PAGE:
The figurative language of Gene Fowler…

Reading time: Just over 1 minute

I like to share interesting pieces of figurative language I encounter in my reading. I write today about a series of similes and metaphors from Gene Fowler….

Gene Fowler was always eminently quotable. My favourite line of his is: “Writing is easy. All you do is stare at a blank sheet of paper until drops of blood form on your forehead.”

Born in 1890 (he died in 1960), Fowler was an American journalist, author, and dramatist. Known for the speed of his writing, Fowler was as at home in the wilds of Colorado as he was on Hollywood sets. He eventually moved to New York where he worked for the New York Daily MirrorNew York Evening Journal and as managing editor of the New York American and The Morning Telegraph.

Gene Fowler wrote more than a dozen books and I’m exceptionally grateful that my reader Bill Spaniel sent one of them to me, a 1933 book titled Timber Line: A Story of Bonfils and Tammen.

Here are my favourite examples of the figurative language Fowler used:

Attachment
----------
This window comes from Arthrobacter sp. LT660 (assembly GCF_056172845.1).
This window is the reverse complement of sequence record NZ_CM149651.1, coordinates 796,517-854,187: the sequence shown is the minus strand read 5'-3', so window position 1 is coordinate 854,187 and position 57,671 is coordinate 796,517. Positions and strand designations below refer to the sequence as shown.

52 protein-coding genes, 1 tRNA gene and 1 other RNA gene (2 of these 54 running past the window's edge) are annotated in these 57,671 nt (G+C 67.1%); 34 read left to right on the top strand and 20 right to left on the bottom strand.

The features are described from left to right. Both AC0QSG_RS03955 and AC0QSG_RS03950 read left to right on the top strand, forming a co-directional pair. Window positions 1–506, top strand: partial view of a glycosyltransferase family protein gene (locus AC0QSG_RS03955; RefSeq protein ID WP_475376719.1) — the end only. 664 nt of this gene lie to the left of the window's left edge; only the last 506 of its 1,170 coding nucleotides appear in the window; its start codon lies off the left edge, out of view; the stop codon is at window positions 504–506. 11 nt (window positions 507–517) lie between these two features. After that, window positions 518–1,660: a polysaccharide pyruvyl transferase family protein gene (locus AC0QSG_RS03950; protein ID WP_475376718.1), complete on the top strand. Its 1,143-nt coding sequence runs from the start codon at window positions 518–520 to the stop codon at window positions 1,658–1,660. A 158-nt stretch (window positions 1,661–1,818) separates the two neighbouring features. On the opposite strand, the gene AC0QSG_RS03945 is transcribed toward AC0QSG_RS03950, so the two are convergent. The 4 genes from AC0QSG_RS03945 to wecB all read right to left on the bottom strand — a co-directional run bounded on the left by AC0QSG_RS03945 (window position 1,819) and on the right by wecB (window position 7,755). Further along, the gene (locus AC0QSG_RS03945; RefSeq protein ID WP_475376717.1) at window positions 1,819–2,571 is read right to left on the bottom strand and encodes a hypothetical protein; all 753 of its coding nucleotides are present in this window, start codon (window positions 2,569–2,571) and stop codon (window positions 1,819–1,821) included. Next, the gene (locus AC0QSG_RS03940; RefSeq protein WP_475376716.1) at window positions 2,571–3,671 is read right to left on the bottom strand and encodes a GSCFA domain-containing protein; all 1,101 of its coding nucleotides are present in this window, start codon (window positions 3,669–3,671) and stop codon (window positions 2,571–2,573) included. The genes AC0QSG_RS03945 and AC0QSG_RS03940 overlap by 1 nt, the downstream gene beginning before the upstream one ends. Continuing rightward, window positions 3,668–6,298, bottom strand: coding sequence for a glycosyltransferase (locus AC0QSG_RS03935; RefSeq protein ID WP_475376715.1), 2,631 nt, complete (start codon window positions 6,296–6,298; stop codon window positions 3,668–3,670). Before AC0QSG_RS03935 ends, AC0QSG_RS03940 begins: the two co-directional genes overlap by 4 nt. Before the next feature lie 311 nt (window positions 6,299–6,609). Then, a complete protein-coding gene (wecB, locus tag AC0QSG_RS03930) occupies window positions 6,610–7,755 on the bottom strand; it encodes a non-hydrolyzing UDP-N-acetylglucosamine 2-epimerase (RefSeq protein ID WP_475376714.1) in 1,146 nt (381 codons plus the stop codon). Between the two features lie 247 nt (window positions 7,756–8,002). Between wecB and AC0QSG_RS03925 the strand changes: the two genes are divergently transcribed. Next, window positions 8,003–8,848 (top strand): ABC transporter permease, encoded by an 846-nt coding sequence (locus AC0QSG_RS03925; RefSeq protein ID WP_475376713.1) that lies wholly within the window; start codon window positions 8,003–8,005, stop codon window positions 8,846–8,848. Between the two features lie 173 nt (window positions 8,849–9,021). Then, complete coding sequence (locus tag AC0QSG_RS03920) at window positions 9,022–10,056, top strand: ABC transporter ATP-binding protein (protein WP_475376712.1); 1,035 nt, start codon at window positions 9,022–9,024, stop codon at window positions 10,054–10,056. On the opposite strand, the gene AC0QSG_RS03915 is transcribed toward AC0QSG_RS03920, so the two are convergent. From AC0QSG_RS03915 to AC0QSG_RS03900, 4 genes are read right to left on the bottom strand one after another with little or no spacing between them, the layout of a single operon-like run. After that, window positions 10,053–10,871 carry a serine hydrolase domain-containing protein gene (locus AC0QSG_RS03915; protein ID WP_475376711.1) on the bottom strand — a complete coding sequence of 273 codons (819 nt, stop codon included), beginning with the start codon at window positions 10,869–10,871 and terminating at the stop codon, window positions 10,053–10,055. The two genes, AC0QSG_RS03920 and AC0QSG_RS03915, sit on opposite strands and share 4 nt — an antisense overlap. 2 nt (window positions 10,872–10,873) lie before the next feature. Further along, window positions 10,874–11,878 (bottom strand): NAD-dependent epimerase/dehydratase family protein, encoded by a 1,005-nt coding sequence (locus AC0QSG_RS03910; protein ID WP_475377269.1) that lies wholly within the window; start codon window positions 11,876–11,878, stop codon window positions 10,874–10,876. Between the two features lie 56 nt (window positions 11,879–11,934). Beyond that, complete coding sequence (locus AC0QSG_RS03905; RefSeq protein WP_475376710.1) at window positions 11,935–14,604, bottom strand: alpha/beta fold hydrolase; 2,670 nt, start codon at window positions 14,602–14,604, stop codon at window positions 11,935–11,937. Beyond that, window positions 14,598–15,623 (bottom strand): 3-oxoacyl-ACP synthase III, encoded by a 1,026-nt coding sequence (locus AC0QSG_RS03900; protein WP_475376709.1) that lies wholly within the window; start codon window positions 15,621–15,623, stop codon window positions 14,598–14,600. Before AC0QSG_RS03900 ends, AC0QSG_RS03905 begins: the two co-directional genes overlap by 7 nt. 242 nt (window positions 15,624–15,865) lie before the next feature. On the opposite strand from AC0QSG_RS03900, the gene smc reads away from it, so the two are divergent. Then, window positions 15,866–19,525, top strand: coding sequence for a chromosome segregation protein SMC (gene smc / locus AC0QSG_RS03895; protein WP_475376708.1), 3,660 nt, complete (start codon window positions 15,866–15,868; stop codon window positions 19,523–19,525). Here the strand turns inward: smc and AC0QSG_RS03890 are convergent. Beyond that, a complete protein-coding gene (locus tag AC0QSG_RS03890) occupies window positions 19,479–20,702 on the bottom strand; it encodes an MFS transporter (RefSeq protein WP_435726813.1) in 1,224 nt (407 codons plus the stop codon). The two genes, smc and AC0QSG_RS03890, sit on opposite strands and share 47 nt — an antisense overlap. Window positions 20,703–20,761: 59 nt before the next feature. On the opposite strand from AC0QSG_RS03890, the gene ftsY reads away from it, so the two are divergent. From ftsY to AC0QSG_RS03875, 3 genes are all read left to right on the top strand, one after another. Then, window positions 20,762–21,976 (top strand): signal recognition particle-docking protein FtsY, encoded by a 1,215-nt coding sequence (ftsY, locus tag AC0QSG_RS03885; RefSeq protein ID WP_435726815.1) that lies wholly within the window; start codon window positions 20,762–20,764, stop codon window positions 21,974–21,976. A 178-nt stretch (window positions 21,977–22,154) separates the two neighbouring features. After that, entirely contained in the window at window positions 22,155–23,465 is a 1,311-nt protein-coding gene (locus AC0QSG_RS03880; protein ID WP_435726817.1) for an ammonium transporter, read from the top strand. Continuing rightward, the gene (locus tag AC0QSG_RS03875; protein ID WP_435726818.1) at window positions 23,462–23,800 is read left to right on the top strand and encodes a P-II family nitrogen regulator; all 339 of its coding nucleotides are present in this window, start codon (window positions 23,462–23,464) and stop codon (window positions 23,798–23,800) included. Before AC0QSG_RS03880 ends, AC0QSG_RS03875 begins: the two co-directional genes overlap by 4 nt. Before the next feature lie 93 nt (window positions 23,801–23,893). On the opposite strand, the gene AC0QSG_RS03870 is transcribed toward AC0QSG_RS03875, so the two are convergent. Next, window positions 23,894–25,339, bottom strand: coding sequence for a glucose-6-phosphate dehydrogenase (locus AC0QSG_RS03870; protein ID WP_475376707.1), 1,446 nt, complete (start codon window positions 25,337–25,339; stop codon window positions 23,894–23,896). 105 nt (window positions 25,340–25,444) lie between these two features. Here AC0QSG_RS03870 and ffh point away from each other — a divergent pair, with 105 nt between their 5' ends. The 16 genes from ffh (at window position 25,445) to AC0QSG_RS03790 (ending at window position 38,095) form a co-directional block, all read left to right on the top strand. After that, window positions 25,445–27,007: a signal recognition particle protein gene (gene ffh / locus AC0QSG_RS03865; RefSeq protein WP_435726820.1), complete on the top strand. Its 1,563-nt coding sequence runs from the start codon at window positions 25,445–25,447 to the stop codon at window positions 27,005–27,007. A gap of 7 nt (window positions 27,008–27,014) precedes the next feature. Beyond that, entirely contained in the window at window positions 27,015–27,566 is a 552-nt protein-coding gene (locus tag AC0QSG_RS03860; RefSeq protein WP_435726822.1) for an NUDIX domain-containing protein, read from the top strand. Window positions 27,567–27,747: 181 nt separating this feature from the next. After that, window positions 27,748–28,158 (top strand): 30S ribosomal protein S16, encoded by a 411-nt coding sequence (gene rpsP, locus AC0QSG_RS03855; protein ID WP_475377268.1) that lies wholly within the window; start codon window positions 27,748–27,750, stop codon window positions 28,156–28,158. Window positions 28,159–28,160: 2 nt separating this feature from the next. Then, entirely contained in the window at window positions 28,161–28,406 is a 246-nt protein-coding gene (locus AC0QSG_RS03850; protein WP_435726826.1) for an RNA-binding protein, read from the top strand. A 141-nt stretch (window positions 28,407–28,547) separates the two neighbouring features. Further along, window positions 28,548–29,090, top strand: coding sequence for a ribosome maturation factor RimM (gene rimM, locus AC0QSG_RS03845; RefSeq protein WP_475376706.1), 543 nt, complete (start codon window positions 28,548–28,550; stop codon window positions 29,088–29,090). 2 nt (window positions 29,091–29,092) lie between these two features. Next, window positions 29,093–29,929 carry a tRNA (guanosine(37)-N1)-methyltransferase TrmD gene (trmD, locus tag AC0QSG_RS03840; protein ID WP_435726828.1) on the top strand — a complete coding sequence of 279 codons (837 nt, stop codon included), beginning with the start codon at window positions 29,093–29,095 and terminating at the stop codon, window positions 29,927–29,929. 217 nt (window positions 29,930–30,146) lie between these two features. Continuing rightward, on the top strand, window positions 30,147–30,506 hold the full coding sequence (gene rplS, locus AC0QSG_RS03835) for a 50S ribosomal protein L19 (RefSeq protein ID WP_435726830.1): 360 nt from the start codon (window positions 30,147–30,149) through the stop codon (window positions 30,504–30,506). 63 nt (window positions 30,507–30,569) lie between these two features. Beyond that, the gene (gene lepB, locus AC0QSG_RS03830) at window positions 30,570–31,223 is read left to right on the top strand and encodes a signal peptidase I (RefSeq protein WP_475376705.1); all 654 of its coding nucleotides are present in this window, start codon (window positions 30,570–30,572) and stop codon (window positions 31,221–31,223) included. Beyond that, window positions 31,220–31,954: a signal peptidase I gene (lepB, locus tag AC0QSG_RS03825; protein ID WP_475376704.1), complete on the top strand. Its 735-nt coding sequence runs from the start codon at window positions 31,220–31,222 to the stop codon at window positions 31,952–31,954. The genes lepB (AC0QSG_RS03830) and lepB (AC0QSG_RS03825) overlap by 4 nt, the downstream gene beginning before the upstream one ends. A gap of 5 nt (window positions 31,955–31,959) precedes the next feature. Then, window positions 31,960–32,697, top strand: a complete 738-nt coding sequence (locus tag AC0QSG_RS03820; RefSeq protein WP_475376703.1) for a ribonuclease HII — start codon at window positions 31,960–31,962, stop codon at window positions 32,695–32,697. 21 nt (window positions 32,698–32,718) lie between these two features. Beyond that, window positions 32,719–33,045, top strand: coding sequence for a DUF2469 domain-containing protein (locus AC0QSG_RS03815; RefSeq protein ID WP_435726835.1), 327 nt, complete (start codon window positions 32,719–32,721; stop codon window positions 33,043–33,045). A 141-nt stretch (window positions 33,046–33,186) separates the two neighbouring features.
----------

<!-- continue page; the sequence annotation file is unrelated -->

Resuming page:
• The Senator was a mouse-colored burro, with one lop-ear which lent its port side a docile quality, entirely misleading, if not actually libelous. The other great ear stood like a member of the Coldsteam Guards, forever hearkening to some oracular summons inaudible to humans.
  • I’m sure he was clairvoyant, for he could foretell a rattlesnake half a mile away.
  • The Senator had legs of the Queen Anne period of furniture, and his feet were as dainty as Cinderella’s — albeit more lethal.
  • From a distance, timer line is a strangely level hedge. The peaks rise baldly, a congregation of tonsured monks.
  • She clutched his arm. She began to fumble at his sleeve, fingering it as though it were an oboe.
  • The aspen stumps, from which these amazing engineers [beavers] had gnawed logs for their dams, protruded from the frozen earth like fat pencils.
  • The high world was awaiting its first general snow — often the heaviest of the year. It would swirl from heaven in a chokingly fine, directionless blast — snow as fine as confectioner’s sugar.

I was unable to find a royalty-free photo of Fowler to illustrate this post, so I contented myself with a photo of a mouse-coloured burro with apparently uneven ears.

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